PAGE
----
Sharing the lessons along the way…

Super Sum Up Sunday #4


There was no way I planned on staring at a blank page this week when it came to catching you up! Last week, I would just as soon have forgotten the week.

This week, I was determined to make that different.  I started the week pretty sassy and ended the week with hair to match that sass.

I am proud of myself for many things and want to share those with you.

In my adventures through getting my intrathecal baclofen pump removed, I did learn that we aren’t quite as far along in the dose decreases as we should have been because of some errors in math.  Either way, I am still able to make gains each week with my own physical therapy and targeted exercises.  I am proud of that.  Actually, I am a bit in awe of that.

I spent as much quality time with awesome friends this week as the previous week, but I didn’t do it from such a needy a place.  I am so grateful that it didn’t matter to them either way.  I find myself in awe of my friends’ capacity for acceptance.

The biggest thing I am proud of from this week is my decision to not spend the week clock watching and worrying about what was coming next after the dose decrease on Tuesday.  I didn’t deviate much from my “normal” routine.

Duke and I even ventured to HEP on the day the changes would likely be the most noticeable.  The earth didn’t stop rotating.  Nothing horrible happened and I didn’t need any version of my back up plans that were in place.   I climbed the stairs again there.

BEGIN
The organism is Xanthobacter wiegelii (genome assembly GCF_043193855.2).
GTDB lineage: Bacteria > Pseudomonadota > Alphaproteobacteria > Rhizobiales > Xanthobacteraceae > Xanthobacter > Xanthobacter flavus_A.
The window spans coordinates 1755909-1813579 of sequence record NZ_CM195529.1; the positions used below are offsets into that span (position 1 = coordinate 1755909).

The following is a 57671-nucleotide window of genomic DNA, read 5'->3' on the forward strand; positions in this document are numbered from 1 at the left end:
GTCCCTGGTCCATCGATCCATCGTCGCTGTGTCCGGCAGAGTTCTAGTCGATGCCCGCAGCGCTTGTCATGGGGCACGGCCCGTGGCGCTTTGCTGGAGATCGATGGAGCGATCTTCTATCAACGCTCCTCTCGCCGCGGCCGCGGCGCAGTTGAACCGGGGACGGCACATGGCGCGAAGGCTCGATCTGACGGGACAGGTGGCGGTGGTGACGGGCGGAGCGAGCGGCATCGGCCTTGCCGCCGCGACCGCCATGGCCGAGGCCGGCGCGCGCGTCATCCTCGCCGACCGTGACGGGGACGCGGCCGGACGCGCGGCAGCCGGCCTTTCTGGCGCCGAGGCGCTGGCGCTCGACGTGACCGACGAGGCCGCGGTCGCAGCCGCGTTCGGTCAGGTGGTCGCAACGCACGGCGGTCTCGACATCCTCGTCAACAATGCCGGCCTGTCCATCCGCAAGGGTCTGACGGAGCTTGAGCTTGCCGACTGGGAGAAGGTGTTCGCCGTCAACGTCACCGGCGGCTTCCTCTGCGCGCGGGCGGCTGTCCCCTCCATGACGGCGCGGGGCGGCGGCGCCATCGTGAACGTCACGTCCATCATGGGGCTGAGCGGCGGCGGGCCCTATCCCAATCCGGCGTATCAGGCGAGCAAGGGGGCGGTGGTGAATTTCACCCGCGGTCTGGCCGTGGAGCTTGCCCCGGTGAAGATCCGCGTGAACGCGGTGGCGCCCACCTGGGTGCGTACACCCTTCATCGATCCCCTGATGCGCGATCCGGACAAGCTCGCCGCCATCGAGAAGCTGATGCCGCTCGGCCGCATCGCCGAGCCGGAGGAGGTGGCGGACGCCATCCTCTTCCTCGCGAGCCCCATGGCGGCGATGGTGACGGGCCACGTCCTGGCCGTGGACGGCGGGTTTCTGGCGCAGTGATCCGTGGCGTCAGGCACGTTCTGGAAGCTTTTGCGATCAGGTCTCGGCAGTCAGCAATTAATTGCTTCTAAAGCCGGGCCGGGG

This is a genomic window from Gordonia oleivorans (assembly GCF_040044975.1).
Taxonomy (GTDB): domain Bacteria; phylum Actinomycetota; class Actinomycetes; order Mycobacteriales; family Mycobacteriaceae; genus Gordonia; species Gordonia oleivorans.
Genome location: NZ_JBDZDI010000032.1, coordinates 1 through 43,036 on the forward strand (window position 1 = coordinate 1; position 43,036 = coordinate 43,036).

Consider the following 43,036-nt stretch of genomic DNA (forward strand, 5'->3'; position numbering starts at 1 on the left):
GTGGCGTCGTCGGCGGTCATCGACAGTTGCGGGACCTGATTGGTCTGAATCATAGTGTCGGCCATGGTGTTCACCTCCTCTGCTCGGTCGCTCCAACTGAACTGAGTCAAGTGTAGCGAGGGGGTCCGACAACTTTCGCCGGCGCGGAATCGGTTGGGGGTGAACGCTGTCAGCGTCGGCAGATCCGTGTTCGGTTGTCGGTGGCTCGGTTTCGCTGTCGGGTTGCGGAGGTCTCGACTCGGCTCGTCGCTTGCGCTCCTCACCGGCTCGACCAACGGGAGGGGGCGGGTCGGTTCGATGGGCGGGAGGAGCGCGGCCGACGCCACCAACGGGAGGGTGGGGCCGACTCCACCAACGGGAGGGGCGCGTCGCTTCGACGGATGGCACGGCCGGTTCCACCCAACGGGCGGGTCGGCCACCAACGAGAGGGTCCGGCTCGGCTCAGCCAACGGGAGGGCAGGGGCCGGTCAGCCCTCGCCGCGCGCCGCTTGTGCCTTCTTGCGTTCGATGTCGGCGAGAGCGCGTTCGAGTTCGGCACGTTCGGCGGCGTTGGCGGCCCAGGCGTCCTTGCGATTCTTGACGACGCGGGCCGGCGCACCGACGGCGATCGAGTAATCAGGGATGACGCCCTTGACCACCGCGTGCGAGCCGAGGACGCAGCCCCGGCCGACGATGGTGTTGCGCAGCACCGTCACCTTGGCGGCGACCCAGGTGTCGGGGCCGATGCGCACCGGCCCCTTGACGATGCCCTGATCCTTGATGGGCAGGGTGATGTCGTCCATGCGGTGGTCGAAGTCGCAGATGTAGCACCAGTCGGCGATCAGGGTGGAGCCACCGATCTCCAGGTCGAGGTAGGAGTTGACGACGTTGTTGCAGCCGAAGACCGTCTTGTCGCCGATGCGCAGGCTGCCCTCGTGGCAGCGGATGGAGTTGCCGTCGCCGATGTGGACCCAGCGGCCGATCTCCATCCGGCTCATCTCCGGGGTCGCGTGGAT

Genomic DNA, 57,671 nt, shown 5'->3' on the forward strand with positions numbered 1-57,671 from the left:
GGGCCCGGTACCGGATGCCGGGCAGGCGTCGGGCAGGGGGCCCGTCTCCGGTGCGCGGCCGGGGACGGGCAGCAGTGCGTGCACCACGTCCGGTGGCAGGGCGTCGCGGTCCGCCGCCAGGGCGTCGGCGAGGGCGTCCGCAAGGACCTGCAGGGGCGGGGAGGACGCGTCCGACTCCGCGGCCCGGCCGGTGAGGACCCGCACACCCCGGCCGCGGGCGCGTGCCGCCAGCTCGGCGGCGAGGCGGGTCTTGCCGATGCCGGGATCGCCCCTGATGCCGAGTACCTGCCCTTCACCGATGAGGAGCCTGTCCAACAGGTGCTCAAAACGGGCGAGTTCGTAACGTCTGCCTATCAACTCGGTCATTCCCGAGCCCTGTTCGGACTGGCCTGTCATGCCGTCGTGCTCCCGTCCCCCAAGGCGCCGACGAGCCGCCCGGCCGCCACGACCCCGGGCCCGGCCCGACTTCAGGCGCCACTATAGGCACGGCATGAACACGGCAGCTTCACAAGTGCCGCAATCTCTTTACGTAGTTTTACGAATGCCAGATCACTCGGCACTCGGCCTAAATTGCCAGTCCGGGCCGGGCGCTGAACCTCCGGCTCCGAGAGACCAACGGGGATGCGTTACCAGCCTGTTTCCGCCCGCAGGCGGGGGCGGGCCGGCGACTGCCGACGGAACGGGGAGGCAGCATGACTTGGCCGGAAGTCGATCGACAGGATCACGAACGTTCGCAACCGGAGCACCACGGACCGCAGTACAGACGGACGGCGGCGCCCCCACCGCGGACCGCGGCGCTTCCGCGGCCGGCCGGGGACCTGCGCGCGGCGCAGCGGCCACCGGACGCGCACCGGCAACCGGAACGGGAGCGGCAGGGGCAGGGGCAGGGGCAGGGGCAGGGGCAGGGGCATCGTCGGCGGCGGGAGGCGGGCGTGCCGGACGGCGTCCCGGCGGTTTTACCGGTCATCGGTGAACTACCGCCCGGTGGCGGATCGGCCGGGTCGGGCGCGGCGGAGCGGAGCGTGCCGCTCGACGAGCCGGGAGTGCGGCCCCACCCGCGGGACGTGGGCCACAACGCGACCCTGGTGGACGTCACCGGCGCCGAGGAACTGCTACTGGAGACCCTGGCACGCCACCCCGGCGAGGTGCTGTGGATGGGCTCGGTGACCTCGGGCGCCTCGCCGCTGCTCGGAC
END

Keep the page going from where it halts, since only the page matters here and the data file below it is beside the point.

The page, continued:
Some magical things happened with my dog’s presence with residents at HEP, but none of that relied on how fast I could walk with a cane.

I didn’t spend Monday and Tuesday buying anything in bulk either.  I did consider it, particularly after learning that last week’s decrease was lower than it should have been—5% instead of 10%. photo (2)

There is still tower of toilet paper in my bathroom.  I think I am going to keep that tower until all of this is done because it really does make me feel better.

I do not have an excessive amount of anything else anywhere in the house.   I can still drive and get around in my house without the cane safely.

Water exercises, the stationary bike, specific stretches, and targeted physical therapy exercises are helping to manage the spasticity.  The clonus symptoms (I will explain this in a later post) in my left leg that I noticed the day I was showing residents the exercises I was doing, is now happening in my right leg.

There is likely to be a point where that symptom alone may affect the gains I seem to be able to make to walk with the cane.  Or maybe not.

My cane is now weirdly purple after Duke and I attended an art therapy group at HEP.  My hair no longer shows of gray and even has some amber highlights.  If it looks terrible, I told my friend who did it, “Most people will notice the cane first anyway, so let’s go for it!”

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